It’s a promising experiment with 60-70% of participants sticking with contributing with plans, said John Scott, director of retirement savings for The Pew Charitable Trusts. But it’s still early and more research is needed to see if it’s working, he said.  

“But we still don’t really understand what kind of impact this is having for employees. A lot of these workers are taking a 5% reduction in pay to save for the future. How does that affect them in the present? That’s something we’re interested in,” he said. 

The Colorado committee spent nearly all of the $398,300 on consultants — Corona Insights, Center for Retirement Research at Boston College and Econsult Solutions — who analyzed best scenarios based on programs in other states. The conclusion? The plan achieves the greatest retirement savings if employees are automatically enrolled. 

The state of Washington didn’t go the auto-enroll route. It launched its Retirement Marketplace in 2018 by creating a portal to shop for plans. But the state placed no requirements on employers or workers. A Forbes article at the time called it the “we-hope-you-sign-up” approach. So far, the state has only about 200 participants, or fewer than 1% of those who are eligible, according to the committee report.

But over in Oregon, the state’s OregonSaves program counts 64,720 participants who have saved up $46.2 million, said Kasey Krifka, engagement director for the Oregon Treasury Savings Network.

Oregon is the poster child for the movement. The state requires employers with five workers or more to enroll. Employees contribute to their own retirement accounts through automatic payroll deductions that default to 5% of their pay. (It’s all adjustable for the worker, who can also put the stop deductions at any time.) Participants save an average of $117 a month and 70% stuck with the program. The program is now offered to all Oregonians with earned income.

In an interview with The Colorado Sun in January, Oregon Treasurer Tobias Read said the state stepped up because people just weren’t doing it, even though there are options available in the open market.

“These are people who have never saved before. They’re generally working in low-wage jobs, on average (contributing) a little over $100 a month that they’re saving. And it has, even beyond those numerical measures, a real impact if people are talking about seeing a future for themselves,” Read said.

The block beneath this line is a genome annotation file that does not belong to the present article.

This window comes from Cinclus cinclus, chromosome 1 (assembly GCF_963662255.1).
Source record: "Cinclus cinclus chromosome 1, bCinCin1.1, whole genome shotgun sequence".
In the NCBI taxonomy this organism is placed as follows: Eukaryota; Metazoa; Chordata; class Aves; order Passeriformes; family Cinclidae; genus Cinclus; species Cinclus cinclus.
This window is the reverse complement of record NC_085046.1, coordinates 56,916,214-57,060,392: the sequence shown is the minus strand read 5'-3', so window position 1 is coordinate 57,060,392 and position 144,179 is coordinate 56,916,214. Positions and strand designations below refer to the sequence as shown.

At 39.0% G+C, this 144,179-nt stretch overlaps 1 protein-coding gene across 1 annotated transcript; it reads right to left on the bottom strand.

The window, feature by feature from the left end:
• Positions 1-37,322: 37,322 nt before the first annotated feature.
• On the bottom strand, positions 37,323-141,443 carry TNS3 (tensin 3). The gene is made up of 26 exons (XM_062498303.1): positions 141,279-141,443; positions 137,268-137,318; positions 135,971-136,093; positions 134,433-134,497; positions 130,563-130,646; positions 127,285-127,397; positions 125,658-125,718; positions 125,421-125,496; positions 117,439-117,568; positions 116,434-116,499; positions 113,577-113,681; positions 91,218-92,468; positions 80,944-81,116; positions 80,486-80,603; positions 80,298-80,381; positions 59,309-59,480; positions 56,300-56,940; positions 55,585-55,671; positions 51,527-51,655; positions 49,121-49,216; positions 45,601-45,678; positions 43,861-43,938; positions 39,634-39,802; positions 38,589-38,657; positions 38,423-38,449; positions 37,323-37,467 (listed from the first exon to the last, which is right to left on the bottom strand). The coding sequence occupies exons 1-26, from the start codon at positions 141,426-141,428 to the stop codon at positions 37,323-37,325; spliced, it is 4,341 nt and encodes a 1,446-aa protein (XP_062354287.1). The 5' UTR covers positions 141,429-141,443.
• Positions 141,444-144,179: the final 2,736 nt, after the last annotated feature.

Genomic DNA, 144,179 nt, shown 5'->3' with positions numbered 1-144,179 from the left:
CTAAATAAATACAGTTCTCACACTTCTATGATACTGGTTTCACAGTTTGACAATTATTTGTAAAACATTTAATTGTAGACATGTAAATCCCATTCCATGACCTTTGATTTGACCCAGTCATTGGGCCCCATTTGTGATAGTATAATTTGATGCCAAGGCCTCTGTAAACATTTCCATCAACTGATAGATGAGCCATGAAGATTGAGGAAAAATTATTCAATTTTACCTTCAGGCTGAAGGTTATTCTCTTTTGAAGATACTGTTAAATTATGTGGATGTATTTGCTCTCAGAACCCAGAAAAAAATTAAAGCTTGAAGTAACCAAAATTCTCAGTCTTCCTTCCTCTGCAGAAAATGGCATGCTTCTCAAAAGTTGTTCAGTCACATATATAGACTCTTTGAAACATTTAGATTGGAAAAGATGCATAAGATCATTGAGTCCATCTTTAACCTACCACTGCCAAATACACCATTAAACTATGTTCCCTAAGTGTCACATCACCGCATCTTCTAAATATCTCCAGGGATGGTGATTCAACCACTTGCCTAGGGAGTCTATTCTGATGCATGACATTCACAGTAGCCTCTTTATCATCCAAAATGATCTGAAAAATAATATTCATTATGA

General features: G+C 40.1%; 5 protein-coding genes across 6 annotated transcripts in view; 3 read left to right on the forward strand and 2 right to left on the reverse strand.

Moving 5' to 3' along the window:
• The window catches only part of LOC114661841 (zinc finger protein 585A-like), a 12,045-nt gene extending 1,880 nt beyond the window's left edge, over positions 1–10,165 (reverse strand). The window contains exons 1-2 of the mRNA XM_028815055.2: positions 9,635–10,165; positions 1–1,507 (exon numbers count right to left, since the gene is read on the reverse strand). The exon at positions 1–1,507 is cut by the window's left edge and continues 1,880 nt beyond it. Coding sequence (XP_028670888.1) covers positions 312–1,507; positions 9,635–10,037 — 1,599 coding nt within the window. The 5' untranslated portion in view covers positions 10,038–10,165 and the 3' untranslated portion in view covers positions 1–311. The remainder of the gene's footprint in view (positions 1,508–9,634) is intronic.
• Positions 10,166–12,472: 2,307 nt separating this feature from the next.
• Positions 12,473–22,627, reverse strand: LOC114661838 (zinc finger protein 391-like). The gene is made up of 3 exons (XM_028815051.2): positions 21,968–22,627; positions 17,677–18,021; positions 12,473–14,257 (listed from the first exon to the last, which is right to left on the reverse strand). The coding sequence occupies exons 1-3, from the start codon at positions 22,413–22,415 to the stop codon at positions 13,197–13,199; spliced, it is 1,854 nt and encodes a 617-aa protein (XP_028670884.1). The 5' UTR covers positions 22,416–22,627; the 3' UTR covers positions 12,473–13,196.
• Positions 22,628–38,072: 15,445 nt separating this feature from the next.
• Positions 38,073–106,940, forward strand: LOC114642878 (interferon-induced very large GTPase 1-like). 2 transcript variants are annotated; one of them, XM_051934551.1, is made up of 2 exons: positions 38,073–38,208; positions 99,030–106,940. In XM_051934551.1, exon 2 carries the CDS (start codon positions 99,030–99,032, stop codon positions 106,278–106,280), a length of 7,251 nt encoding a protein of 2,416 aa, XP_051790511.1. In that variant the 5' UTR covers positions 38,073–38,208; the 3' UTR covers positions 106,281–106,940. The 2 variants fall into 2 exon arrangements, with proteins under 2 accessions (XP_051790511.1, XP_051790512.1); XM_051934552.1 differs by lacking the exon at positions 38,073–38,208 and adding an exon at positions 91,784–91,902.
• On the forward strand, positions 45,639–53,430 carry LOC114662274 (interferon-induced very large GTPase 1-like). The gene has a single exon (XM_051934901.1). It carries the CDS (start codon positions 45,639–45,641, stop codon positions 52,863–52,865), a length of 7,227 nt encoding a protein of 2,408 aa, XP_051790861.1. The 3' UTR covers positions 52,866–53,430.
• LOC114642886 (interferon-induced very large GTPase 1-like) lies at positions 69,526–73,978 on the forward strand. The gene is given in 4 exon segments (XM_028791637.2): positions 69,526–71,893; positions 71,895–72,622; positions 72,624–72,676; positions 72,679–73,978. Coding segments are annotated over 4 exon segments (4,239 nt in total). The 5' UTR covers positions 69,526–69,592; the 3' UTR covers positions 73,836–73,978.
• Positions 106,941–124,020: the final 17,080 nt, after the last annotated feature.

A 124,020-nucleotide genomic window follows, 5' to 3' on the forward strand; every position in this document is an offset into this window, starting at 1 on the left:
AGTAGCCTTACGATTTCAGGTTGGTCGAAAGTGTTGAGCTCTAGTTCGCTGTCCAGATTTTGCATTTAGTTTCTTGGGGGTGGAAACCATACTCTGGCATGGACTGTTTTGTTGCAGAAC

Not all employers have signed up, and there is a penalty — up to $100 per eligible employee. But the state is more focused on getting more people involved.

“The goal is to make the process simple, clear, and easy,” Krifka said in an email. “During each employer registration phase, the state will monitor compliance, reach out to employers, and provide technical assistance to help them meet deadlines and requirements.”

Auto enrollment isn’t a panacea, though. The Boston College report found that the three states with automatic enrollment also saw 30% to 40% of participants drop out. Possible explanations are that the employees moved on to other companies or the state had invalid contact information. 

However, the two thirds who stuck with the programs now have a retirement account. Early savers In Oregon have since saved $2,000 on average. One year in, Illinois has 42,000 funded accounts with $11 million saved. In less than a year, California has nearly 4,000 accounts with $1.4 million saved.

“While these data are very preliminary, these accounts and account balances represent savings for retirement that almost certainly would not have been accumulated in the absence of an Auto IRA program,” the report says.

What Colorado’s plan could look like

Details of Colorado’s plan won’t be solid until a bill is passed and a new committee is formed to create the rules. But after nearly a year’s worth of research, the Colorado Secure Savings Plan Board had several recommendations for a Colorado Auto IRA program:

  • Require automatic payroll deductions for employees, starting with 5% sent to their retirement account. Workers can adjust their contribution or opt out.
  • Provide a low-risk investment portfolio, plus target date funds so workers can easily pick a plan based on their age.
  • Limit fees to 1%. Fees would pay the administrator to run the program.
  • Exempt employers who already offer a retirement plan or employ five or fewer workers. Government is also excluded.
  • Require employers to provide information about the program to workers, execute payroll deductions and add new employees to the program as they become eligible. 
  • Employers are not plan sponsors so they are not fiduciaries or responsible for monitoring the plans. They also won’t be required to contribute to employee plans. 
  • Make the account portable so a worker who leaves a company can take the account with them. 
  • Offer opt-in to the program for contract workers, self-employed workers or any other employee not covered by an employer’s retirement plan.
  • Include a financial education component.
  • Ensure program is cash-flow positive within five years.
  • Start the plan within 24 months of passing the bill.  

Sun reporter John Frank contributed to this story.